Agglutination activity is expressed in µg/mL and is determined from serial dilutions of a 1 mg/mL solution using phosphate buffered saline, pH 6.8, containing, for each lectin, calcium, magnesium, and manganese at different concentrations. This activity is the lowest concentration to agglutinate a 2% suspension of appropriate erythrocytes after 1 hr incubation at 25 °C.
Lectin from Bandeiraea simplicifolia (Griffonia simplicifolia) has been used for microglia detection in murine astrocytes culture by staining the culture with lectin BS1-B4. It has also been used in the preparation of staining solution to incubate the tissue sections.
Lectin is known to be useful in glycoconjugate characterizing, imaging and targeting. Its use in a microarray assay, enable efficient glycome profiling, because of its specific interaction with oligosaccharides, glycoproteins and glycolipids. In plants and fungi, lectin defends against pathogens/feeders. Lectin participates in host recognition and tissue adhesion, thereby aids in the pathogenesis of microorganism.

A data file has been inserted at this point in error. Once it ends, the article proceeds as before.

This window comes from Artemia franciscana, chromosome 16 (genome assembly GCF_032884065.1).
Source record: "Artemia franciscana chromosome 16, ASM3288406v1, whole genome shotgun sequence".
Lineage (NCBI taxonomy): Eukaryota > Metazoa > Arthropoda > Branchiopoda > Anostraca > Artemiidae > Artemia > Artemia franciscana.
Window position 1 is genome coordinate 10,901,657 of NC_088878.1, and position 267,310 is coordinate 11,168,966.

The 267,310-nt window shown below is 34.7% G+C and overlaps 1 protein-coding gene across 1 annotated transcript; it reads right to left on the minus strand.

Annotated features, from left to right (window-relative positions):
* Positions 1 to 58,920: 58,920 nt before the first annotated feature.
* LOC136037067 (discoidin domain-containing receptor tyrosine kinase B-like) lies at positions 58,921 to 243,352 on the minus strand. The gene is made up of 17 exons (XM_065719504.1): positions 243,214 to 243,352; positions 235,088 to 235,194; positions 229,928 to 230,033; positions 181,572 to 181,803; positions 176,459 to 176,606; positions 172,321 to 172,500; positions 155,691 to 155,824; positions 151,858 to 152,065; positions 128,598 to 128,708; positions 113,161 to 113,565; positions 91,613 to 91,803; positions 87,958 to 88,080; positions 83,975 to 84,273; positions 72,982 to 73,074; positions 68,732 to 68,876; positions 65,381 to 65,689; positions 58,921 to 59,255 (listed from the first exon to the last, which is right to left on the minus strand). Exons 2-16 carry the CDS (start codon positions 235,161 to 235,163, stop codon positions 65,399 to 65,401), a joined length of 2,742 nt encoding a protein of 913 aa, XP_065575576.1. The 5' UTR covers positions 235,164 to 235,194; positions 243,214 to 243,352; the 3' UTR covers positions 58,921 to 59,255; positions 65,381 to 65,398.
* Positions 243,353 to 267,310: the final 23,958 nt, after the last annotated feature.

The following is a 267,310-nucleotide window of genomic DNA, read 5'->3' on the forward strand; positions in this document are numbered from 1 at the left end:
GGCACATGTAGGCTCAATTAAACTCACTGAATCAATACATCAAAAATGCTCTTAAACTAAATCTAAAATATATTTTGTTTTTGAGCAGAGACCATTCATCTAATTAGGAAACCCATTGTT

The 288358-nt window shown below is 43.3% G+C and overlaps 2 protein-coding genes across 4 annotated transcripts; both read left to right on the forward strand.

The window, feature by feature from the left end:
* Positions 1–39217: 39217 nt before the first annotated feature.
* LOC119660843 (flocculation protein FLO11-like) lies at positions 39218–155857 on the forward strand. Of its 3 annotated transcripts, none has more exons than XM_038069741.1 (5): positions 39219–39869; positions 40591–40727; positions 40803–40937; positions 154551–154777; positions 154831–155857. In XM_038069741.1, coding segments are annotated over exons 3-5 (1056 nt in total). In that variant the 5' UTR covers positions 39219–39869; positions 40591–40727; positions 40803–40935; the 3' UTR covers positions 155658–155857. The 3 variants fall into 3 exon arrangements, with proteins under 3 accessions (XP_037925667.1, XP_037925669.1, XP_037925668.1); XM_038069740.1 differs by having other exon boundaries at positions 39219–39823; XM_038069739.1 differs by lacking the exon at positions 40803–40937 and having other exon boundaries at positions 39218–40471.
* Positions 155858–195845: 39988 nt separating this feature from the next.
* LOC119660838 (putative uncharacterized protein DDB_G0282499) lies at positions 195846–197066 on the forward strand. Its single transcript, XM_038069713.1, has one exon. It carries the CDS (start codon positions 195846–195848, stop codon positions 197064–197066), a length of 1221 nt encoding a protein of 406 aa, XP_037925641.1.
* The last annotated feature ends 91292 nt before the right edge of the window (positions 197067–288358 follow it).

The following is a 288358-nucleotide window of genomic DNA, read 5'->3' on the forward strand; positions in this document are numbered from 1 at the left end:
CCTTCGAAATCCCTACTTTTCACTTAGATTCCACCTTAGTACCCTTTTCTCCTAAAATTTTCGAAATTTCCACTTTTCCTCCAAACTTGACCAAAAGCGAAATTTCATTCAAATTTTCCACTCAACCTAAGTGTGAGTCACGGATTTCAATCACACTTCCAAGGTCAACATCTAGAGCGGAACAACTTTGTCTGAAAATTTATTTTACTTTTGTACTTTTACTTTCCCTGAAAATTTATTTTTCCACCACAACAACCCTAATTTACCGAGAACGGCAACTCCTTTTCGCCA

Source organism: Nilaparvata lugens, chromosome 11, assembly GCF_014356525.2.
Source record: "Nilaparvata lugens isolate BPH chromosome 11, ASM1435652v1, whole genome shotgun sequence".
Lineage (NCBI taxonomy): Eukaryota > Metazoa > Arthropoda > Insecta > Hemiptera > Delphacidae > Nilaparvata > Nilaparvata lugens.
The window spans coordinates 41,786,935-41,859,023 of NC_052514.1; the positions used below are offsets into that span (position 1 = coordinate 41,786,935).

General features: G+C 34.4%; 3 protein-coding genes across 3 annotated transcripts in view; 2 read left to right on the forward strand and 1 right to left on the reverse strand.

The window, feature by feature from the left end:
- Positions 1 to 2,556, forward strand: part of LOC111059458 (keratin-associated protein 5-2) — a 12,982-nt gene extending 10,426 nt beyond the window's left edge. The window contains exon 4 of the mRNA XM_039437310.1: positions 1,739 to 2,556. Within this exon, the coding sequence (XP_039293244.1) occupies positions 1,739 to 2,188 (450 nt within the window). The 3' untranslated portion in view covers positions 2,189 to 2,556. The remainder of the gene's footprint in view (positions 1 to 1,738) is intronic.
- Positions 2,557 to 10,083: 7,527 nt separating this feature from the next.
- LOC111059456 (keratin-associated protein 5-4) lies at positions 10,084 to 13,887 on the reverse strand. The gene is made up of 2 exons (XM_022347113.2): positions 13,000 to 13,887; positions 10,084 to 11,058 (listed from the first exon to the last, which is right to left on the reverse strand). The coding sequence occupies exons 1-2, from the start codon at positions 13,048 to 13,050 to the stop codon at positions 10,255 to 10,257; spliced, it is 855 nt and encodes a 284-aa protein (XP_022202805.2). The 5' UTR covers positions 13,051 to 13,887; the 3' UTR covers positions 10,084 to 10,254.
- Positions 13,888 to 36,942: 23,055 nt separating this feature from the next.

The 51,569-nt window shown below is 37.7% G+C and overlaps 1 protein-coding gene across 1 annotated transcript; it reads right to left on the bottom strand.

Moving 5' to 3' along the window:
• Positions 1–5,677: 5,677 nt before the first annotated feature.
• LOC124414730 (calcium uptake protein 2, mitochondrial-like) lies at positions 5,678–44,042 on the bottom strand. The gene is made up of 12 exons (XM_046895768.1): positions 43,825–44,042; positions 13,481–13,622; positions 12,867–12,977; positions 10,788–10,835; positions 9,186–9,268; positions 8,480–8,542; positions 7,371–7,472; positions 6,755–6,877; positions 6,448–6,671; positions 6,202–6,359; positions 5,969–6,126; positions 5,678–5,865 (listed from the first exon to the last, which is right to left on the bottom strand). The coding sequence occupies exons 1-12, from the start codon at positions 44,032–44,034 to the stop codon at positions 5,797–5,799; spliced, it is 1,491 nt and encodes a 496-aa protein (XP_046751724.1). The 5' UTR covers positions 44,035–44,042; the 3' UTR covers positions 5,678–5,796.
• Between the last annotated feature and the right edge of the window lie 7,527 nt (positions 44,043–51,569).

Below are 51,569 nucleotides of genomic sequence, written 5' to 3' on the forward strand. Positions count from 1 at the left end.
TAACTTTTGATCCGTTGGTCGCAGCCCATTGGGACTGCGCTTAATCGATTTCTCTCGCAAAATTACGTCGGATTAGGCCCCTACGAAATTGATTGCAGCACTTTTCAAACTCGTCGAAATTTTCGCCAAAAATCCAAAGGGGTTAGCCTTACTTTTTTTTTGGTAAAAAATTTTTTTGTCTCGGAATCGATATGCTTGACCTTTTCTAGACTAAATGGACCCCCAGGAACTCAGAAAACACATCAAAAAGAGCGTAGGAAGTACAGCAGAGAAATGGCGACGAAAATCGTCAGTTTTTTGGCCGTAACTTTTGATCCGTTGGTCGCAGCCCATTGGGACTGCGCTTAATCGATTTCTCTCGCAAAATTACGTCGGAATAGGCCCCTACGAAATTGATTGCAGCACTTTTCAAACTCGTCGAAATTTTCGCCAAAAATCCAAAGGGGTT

BS-I has a major affinity for terminal a-D-galactosyl residues with a secondary affinity for terminal N-acetyl-a-D-galactosaminyl residues.
Lectins are carbohydrate-binding proteins, omnipresent, found in fungi, plants and animals. The structure of lectin is diversely studied in plants and animals. The secondary structure of this protein is rich in ß-strands and possesses carbohydrate binding sites on the surface.
BS-I is a tetrameric lectin consisting of two types of subunits designated A and B. There are five BS-I isolectins with different subunit composition: BSI-B4, BSI-AB3, BSI-A2B2, BSI-A3B and BSI-A4. BSI-B4 is blood group B specific and has an exclusive affinity for terminal α-D-galactosyl residues, whereas BSI-A4 has blood group A specificity and has a major affinity for terminal N-acetyl-α-D-galactosaminyl residues.
Package size based on protein content by Lowry.
0.2, 1 mg in serum bottle